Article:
• Develop your own disaster plan that specifies who would care for your children, parents, or others who depend on you.
  • Devise a plan for emergency pet care.
  • Know exactly what your employment contract states about your obligation to report to duty in a disaster, as well as any exemptions from that obligation.
  • If your employment contract does not address disaster response, ask your supervisor or human resources department for written disaster policies; if none exist, request that such policies be developed.
  • Determine what types of support your employer will provide for you and your family in the event of a disaster. Inquire about this during employment interviews.
  • Pack a disaster “go bag” with all the clothes and supplies you would need if called to work in an emergency.

What Employers Can Do

  • Craft clear policies that delineate what the employer expects from employees during a disaster.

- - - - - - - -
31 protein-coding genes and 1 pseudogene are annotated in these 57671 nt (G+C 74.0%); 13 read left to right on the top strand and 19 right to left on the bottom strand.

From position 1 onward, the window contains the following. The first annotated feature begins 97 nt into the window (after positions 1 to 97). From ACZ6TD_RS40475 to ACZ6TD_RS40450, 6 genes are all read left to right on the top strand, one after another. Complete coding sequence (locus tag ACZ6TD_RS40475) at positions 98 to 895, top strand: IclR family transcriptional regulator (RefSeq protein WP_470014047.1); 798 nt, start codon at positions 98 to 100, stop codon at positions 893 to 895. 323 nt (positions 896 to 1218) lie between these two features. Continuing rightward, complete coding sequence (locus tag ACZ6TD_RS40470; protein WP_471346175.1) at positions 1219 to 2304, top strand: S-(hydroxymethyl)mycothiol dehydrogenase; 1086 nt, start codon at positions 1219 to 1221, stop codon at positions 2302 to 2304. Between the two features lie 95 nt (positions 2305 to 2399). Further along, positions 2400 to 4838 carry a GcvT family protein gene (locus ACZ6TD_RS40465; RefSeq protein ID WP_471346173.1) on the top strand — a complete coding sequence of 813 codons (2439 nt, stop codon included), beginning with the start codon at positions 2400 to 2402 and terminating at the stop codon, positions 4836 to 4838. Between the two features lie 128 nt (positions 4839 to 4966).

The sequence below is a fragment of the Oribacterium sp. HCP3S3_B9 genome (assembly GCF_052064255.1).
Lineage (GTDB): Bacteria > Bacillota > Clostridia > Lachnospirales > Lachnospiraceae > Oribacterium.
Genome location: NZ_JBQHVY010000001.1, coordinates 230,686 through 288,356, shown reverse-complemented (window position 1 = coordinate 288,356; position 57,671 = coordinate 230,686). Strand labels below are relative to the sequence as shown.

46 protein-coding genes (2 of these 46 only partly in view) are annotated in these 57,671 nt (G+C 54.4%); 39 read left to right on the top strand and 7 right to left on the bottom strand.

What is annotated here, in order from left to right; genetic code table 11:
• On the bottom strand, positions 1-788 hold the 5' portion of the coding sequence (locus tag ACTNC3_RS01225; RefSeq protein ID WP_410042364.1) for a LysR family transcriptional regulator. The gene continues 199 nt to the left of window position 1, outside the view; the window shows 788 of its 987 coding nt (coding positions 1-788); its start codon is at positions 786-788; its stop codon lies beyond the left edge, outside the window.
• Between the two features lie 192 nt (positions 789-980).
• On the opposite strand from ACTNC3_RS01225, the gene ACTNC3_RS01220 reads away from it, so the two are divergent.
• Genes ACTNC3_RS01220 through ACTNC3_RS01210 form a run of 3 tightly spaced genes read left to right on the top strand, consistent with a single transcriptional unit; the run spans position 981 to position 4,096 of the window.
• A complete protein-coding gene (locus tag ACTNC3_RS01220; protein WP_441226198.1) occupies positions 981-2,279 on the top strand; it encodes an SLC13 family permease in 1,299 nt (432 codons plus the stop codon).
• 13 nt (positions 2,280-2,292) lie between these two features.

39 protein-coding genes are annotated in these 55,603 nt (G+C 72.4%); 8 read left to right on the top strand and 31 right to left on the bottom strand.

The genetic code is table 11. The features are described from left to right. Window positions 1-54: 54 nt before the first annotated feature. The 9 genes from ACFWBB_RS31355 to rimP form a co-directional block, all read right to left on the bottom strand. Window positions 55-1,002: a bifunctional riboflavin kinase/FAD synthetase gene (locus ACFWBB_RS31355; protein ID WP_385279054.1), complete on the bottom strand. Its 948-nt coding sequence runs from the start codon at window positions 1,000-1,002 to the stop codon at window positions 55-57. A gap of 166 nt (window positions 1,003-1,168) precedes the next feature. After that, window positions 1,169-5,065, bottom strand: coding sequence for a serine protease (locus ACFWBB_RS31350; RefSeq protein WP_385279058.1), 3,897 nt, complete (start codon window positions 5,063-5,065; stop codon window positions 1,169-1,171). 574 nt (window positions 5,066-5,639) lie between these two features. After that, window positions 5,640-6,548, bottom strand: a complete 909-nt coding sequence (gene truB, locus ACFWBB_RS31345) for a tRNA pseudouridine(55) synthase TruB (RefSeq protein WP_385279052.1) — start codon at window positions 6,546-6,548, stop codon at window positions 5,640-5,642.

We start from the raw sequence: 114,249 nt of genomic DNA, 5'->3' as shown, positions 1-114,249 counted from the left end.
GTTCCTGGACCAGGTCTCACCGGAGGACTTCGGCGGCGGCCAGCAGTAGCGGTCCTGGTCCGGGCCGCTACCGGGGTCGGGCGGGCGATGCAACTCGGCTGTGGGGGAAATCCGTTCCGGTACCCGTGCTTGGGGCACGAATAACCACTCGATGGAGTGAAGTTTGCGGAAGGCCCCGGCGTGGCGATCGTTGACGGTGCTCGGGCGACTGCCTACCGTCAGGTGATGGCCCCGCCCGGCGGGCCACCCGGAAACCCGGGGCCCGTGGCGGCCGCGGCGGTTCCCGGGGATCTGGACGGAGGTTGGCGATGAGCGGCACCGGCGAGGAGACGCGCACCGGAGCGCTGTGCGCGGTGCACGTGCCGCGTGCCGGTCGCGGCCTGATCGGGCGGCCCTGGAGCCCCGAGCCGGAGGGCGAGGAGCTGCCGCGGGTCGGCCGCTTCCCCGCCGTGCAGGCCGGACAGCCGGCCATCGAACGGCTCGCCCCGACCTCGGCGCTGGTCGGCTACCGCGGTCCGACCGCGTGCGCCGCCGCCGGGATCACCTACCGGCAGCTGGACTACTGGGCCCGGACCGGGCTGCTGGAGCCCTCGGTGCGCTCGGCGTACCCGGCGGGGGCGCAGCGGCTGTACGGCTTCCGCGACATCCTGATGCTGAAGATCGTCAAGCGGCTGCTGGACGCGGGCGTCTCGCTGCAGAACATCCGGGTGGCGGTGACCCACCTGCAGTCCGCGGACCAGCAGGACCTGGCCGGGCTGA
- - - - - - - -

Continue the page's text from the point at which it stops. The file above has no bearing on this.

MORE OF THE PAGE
• Educate employees on what the organization expects and what the implications of certain choices will be.
  • Develop a process for exempting employees with special needs from disaster response.
  • Determine what services will be available to support employees who work during a disaster (for example, child care, elder care, pet care, meals, sleeping arrangements, health services, mental health care, communications, among others).
  • Make agreements in writing with any employees who are volunteers with disaster response agencies.
  • Determine which employees may not be available during a disaster, including those in the national guard, military reserve, or with a second employment obligation.


A Web site run by the San Francisco Office of Emergency Services and Homeland Security details how to make a disaster preparedness plan and build a disaster kit; though designed for residents of San Francisco, the site is useful no matter where you live.

Columbia University National Center for Disaster Preparedness

Disaster resources for parents, schools, the elderly, and people with disabilities and mental health needs.

Humane Society of the United States

Diverse resources for people who have pets, horses, and livestock. Includes guidance on developing an emergency pet care plan. (click on “Disaster Center”)


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© 2006 Lippincott Williams & Wilkins, Inc.